I found the parts that took place in the past much more believable, if not more likable. These parts of the book followed the lives of Elizabeth Endicott, a wealthy Bostonian woman who went to Syria to provide medical aid to the Armenian refugees after finishing college(and Laura’s grandmother); Armen Petrosian, an Armenian soldier and engineer who hopes for news of his family before he leaves for Egypt where he may be safe (and Laura’s grandfather); Nevart, an Armenian woman whom Elizabeth rescues from being sent to the death camp in the desert; and Hatoun, a young girl whom Nevart looked after after Hatoun had been forced to watch her mother and sister raped and murdered. There are other characters, but these four make up the bulk of the Syria 1915 plot.
These parts of the story are written in third person limited, but jumping from a focus on one character to another. At the beginning, I found this infuriating–there was one two-page spread that included four different points of view on it, which made it extremely difficult to get involved in any one character’s story.
I loved the Armenian characters in these parts of the story. Their lives sucked. Their families were dead. Everything was horrible. But despite that, they managed to keep going, and I found that inspirational. I don’t know how realistic they were, but they were well-developed and interesting. Likable.
I hated–absolutely hated–the Westerners who had gone to help. “But Rachael,” you’re asking, “They’re over there doing volunteer work. What’s to hate?” Well, let me tell you. They were wealthy. Like, extremely wealthy. And they were doing what they could to help, and that’s great. But their attitudes–and this is the #1 reason I just couldn’t like this book–were very, “Ooh, poverty! How exotic! I can’t wait to tell my friends at super fancy dinner parties when I go back home! They’ll simply die when they hear how I suffered.” Now, this may be a slight exaggeration, but it was how they felt to me when I was reading it. There was a point where even Elizabeth mentions that the others seem excited about how poor their accommodations are, which she seems bothered by, forgetting that it was not that long ago that she’s said she had been hoping her room would be a lot smaller than it was. Perhaps it was motivated by a sense of guilt–that she had so much, even there, when so many were suffering–but it read to me more like she was thinking, “Man, I’ll never get any street cred if people find out I’m living in a palace here!”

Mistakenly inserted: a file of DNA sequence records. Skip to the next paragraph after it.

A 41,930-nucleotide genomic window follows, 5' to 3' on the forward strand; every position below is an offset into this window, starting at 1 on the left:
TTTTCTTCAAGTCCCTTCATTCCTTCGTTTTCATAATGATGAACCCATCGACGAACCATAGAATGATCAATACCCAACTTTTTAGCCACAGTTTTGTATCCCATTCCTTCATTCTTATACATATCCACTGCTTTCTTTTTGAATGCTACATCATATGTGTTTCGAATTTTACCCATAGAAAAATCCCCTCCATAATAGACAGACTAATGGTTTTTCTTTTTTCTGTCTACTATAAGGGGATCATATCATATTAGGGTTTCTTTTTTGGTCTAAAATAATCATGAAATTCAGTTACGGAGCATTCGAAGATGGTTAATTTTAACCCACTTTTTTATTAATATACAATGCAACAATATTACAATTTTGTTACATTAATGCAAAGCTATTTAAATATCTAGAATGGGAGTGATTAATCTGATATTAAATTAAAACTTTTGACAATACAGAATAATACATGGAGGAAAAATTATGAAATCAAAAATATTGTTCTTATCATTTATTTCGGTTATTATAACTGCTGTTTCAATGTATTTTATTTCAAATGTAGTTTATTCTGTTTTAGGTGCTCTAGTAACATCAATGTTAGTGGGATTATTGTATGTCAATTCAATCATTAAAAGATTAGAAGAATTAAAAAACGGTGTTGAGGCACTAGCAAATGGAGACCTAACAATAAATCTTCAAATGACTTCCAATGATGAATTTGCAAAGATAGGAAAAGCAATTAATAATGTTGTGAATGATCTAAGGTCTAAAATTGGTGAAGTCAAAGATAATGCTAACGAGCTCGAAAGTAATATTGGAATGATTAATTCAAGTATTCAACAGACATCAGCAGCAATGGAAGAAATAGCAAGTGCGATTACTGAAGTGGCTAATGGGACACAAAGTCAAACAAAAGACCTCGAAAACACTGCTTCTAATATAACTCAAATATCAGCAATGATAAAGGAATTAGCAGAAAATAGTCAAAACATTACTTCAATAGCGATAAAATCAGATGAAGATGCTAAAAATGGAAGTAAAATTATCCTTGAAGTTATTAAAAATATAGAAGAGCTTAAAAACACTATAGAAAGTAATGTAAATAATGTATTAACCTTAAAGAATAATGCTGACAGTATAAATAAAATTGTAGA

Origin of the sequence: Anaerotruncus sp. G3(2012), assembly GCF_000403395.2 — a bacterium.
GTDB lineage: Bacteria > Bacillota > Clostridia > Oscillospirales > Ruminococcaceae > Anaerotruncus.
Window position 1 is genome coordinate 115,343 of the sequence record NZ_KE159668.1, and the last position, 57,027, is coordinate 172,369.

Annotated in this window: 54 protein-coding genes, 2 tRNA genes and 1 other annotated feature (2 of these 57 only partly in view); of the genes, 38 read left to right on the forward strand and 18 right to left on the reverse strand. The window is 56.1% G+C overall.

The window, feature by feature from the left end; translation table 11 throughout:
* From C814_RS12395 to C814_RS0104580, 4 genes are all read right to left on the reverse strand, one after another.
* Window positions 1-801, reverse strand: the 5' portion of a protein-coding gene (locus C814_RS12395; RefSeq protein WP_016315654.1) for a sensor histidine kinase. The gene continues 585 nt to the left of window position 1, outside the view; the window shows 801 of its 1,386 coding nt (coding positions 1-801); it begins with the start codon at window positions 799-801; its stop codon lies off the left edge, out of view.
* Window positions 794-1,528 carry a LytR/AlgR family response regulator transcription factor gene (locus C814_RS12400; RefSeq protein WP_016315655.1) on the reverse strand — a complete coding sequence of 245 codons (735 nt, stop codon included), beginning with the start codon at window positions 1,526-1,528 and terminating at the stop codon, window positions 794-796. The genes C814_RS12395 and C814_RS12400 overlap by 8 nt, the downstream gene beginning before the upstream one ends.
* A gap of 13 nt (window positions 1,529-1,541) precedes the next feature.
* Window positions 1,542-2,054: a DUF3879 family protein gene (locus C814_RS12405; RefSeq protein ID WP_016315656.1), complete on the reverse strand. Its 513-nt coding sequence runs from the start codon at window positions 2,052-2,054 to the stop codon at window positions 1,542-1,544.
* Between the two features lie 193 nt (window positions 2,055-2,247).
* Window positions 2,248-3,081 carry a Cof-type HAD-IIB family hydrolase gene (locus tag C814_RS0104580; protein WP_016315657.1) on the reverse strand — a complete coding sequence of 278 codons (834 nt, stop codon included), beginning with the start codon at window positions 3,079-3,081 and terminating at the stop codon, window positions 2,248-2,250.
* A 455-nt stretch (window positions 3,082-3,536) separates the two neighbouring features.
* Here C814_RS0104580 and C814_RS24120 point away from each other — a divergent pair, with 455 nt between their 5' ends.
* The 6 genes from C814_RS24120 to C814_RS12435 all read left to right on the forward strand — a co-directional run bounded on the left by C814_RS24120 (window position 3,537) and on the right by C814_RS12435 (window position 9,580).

A friend of mine pointed out that I could have read these characters as satirical, which I’m sure they were at least partially meant to be. However, the reason satire is funny is that it reflects real life, and this isn’t a part of real life I find funny. I know there are people out there who are just like that, who go do volunteer work and think the poverty around them is something novel and exciting when really it’s something horrible, but that doesn’t sink in for them because at the end of the day, they can go home. But to a whole lot of people, that is home.
So, I’m sorry. I hated The Sandcastle Girls. I feel like it was 25% good and 75% awful.
However, I’m pretty much alone in my feelings there. Everyone else who showed up at the meeting (and the entire bookstore was packed) seemed positively enthralled with it, though there is the chance that the author’s promised presence had the opposite effect on them than it did on me.
Anyway, I have some exciting books coming up! Here’s the lineup:
14: The Graveyard Book by Neil Gaiman
15: The Fault in our Stars by John Green
16: The Round House by Louise Erdrich
17: Warriors: Into the Wild by Erin Hunter
18: Unsouled by Neal Shusterman
19: Skin Game by Jim Butcher
20: Lexicon by Max Barry
21: London Falling by Paul Cornell
22: Life after Life by Kate Atkinson (probably)
So tell me: What books have you read that you just hated? Did you finish them, or do you stop once it’s obvious that you’re not going to like it?